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When I read today that Carey Price would be starting in goal for the Canadiens on Wednesday night against the Penguins I must admit to being a little surprised. Now I’m not surprised that Price is starting, but I am surprised by how early in the season he’s playing.

After all, I don’t think that Cristobal Huet has played poorly this season. Actually, I thought he was excellent in the first game against Carolina, and then at worst average, in the second game against Toronto.

But after giving it some careful consideration I think I can see the Canadiens logic. I don’t think that this decision was based as much on Huet’s play, as the Canadiens have been able to pick up three out of a possible four points so far this season. I think the decision was based on the Canadiens desire to see what they have in Carey Price.

In training camp there seemed to difference of opinions regarding Carey Price and where he belongs. It is believed that Price’s spot on the Canadiens roster was decided on by general manager Bob Gainey. From his comments to the media, it seemed that head coach Guy Carbonneau believed that Price should have started the season in Hamilton.

What the two men seemed to agree on was the fact that Price needed work in order to further his progress, the question was, should he get the work in Montreal, or in Hamilton?

By playing Carey Price tomorrow in Pittsburgh both men have seemed to come to agreement on how to handle the net minder and his duties as he plays out his rookie NHL season.

By inserting Price this early into the season, against the powerful Penguins, the Canadiens are revealing their curiosity about what they have sitting on the end of their bench. Price is also familiar with the Penguins, as he played against them in the preseason.

Playing Carey Price this early in the season has definite advantages for the Canadiens. No team in the league is more offensively gifted than the Penguins, and they will provide Price with a stressful test. By playing Price this early in the season, they also satisfy the seemingly delirious need of the press and Canadiens fans to see Price in action.

If Price plays well this opens the door for the Canadiens to consider playing him more and in different situations. The better Price is, the better the Canadiens are, and the time to find out what you have is early in the season, and not later on when you should already have a handle on your teams strengths and weaknesses.

If Price doesn’t play well in this game and in some others in the near future, the Canadiens can send him down to the American Hockey League and bring up Jaroslav Halak from Hamilton. This would satisfy the hunger of Canadiens fans and the media that have been pining for Price to play for the last couple of months, and would allow Price to develop away from the spotlight of Montreal.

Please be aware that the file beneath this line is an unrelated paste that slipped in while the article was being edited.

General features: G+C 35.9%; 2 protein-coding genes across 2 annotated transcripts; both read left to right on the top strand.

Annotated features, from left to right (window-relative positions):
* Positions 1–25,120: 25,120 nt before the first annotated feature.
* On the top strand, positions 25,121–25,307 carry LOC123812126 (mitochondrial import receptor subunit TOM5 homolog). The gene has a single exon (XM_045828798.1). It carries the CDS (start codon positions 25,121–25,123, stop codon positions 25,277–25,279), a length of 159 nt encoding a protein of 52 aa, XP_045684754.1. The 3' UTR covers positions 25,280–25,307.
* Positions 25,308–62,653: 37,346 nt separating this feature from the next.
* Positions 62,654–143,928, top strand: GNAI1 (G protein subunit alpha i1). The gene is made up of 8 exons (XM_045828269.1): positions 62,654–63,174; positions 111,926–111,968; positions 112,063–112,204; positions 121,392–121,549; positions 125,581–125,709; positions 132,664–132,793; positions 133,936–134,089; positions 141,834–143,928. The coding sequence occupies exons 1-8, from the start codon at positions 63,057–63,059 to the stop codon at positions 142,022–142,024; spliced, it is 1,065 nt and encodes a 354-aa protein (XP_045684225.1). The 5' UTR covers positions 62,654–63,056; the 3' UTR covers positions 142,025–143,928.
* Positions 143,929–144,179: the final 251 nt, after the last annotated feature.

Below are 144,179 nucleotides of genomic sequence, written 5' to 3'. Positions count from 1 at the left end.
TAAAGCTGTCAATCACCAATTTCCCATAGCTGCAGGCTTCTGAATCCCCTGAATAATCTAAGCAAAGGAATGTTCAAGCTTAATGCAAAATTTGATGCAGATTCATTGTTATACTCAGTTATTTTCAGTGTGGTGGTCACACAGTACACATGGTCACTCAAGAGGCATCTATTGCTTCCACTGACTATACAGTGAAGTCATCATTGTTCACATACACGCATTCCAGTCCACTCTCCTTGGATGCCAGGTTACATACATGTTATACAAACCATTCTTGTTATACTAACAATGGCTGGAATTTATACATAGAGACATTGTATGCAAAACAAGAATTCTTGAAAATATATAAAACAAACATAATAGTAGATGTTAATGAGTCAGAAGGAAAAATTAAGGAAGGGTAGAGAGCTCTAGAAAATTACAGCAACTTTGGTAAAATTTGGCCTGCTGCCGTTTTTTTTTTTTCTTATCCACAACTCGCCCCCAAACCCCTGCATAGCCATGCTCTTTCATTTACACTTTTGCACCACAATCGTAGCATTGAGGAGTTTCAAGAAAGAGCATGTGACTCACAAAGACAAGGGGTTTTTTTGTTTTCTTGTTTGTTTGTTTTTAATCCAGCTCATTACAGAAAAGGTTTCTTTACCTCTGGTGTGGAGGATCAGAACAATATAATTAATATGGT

I think the Canadiens want to avoid a situation where Price is mentioned in the press or by the fans as the solution and/or the savior if the team struggles on as the season progresses. The team seems to be firing a preemptive strike against a potential firestorm down the road.

Think of this alternative scenario. Say the Canadiens had sent Price down to Hamilton to start the season and keep Halak as Huet’s backup. As soon as the Canadiens go through a rough patch in the season, there would be calls for them to bring Carey Price up to the big team. To say that Price would be facing a tremendous amount of pressure would be an understatement. Honestly, it’s not as if Price doesn’t already have enough pressure on his shoulders. And if he didn’t succeed, what have the Habs then accomplished.

Another factor in the Canadiens plans was the numerous days off between Canadiens games this early in the season. If Price doesn’t play against the Penguins, he wouldn’t be playing on Saturday night in the team’s home opener. That would make the Canadiens home game against the Florida Panthers on October 16th the next logical start, almost two and a half weeks since he last saw game action. If the team’s stated goal is to get Price some action the Penguins game presents the best opportunity.

Gainey and Carbonneau are performing a delicate balancing act. They realize that they have a legitimate number one goalie in Cristobal Huet. At this moment he gives them an excellent chance to win every game he plays. At the same time, the Canadiens have the top goaltending prospect in the NHL in Carey Price. In order to find out if the reality meets the potential, the Canadiens need to see Price get some game action against NHL competition. The balancing act for the Canadiens is twofold, by playing Huet too much they risk Price’s development being stunted if he spends too much time on the bench. On the other hand, if they play Price too much, they risk a goaltending debate, and a number one goaltender that could easily grow stale on the bench. Ultimately, the decision must come down to which of the two goaltenders gives the Canadiens the best chance to win on a given night.

As a Canadiens fan I can hardly wait for the Penguins game to start. After all the hype we are all going to see Carey Price play his first game for the Canadiens. We finally get to see the phenom in action at the NHL level. Now the story begins, as we finally begin to get some of the answers to many of the questions that have been asked. Now we get to find out if Carey Price can live up to the highest expectations I have ever seen of a Canadiens player.

And of all teams it’s the Penguins, and of all places in Pittsburgh. Carey Price becomes the third Canadiens goaltender to make his first career start at the arena fondly known as the Igloo.

The other two; Ken Dryden and Patrick Roy.